Magic, by its very nature, is difficult. That’s why witches and wizards go to Hogwarts – to learn how to control it. But there are certain spells that go beyond the capabilities of the average wizard; that require more than just knowing how to perform magic, but how to master it.
Here are some of the toughest…
Apparition – the magical form of teleportation – is not the spell of masters. In fact, it’s a fairly common sight in the world of Harry Potter. But it is a spell that’s notoriously tricky to get right, and particularly bloody if it goes wrong. Hence why, to Apparate and Disapparate, wizards need to be over 17 and have a licence from the Department of Magical Transportation, which requires them to pass a test. Similar to Muggles and driving tests, but with slightly more chance of leaving your legs at home.
Apparition is so tricky because it requires a high level of mental skill – a level that most wizards, especially kids, are not capable of. When teaching Harry’s class in Harry Potter and the Half-Blood Prince, Apparition Instructor Wilkie Twycross described the spell as consisting of three Ds: ‘Destination, Determination and Deliberation’. This, as you can imagine, leads to some wizards having their minds in two places at once, which usually ends in Splinching – having body parts in two places at once, as Ron gruesomely demonstrated in Deathly Hallows.
As already established, magic is a difficult thing. But for difficulty level extreme, you need to go silent, or even hands-free.
Non-verbal spells are those typically performed with a wand, but without saying the incantation out loud. The advantage, according to Professor Snape, is that ‘those who progress to using magic without shouting incantations gain an element of surprise in their spell-casting’. But it’s a feat that requires enormous ‘concentration and mind power’, with the spell-caster having to summon the spell in their mind, rather than out loud. It’s the difference between learning the alphabet, and having to read War and Peace – the students of Hogwarts experience it in their sixth year, when they’re expected to perform only non-verbal spells from then on.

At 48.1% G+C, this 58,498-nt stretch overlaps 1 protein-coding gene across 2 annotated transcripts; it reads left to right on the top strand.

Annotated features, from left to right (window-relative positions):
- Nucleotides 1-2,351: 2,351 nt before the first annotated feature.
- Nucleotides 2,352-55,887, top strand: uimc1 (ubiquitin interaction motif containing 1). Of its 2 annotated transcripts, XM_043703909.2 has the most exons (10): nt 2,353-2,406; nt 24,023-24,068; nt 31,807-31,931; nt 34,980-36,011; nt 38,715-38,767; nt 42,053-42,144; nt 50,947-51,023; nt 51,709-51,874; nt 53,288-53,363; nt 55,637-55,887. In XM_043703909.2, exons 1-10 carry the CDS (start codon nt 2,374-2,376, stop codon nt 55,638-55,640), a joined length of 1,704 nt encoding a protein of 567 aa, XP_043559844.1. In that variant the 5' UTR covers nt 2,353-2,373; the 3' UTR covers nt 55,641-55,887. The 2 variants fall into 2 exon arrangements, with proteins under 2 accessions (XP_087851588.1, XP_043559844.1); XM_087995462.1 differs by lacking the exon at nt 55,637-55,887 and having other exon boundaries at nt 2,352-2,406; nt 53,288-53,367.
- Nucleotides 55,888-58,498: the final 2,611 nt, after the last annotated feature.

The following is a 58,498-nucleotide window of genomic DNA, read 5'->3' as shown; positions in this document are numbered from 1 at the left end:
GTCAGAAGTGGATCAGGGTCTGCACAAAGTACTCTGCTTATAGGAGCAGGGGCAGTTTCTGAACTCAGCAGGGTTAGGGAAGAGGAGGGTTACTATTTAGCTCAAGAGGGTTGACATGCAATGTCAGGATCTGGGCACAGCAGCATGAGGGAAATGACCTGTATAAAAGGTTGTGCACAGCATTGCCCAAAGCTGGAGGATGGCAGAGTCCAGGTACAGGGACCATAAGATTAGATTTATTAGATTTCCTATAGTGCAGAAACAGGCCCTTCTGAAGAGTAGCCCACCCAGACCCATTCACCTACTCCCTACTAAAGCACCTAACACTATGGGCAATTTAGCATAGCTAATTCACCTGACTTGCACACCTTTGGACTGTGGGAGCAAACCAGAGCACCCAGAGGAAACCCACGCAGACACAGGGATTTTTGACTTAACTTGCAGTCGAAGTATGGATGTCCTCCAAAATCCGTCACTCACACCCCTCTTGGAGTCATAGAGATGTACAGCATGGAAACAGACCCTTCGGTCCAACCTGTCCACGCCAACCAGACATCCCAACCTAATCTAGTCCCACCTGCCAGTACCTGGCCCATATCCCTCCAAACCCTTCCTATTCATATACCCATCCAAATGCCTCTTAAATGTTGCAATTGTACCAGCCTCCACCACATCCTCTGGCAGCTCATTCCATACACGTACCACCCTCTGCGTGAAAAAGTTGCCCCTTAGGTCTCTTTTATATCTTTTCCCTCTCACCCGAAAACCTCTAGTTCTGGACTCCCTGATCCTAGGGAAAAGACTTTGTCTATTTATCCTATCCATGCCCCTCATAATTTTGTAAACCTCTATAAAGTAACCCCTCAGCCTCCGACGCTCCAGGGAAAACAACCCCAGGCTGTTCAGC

Even harder than that, however, is wandless magic. To perform magic without a wand is beyond most wizards. As much like fire, magic can be raging, chaotic and volatile – that’s why wizards use wands to channel it – and requires the utmost skill and discipline to control. Wandless magic is like riding a bike with no hands. During an earthquake.
To cast the Patronus Charm successfully, the wizard casting it must concentrate, with all their might, on the happiest memory they have: it’s fuel for the Patronus, which is a projection of positive energy. They must then draw circles with their wand, and say the incantation ‘Expecto Patronum’. If it works, then there are two forms of Patronus that can be cast. A non-corporeal one, which is just a burst of silver light from the wand; or a fully formed corporeal guardian, taking the shape of the animal that best reflects the caster’s personality.
To cast either is an achievement, although the latter is so difficult as to be considered unusual. This is because very few wizards possess the skill to concentrate on both the spell and their emotions. Even so, Harry Potter was able to master the spell in his own time at Hogwarts – making him one of the youngest wizards to do so – and he even taught it to members of Dumbledore’s Army, way beyond their years.
A spell that Harry certainly did not master during his time at Hogwarts was Occlumency, the obscure and ancient art of closing your mind against Legilimens, those who intrude upon other people’s minds. In terms of difficulty, it is probably on the same level as the Patronus Charm, but both demand very different disciplines, one which Harry excelled at, and one he just couldn’t nail.
Because while the Patronus Charm requires you to embrace emotion, Occlumency requires you to empty yourself of it – to clear your mind. Only then will you be able to prevent a Legilimens from discovering any feeling or thought, because there are no feelings or thoughts to discover.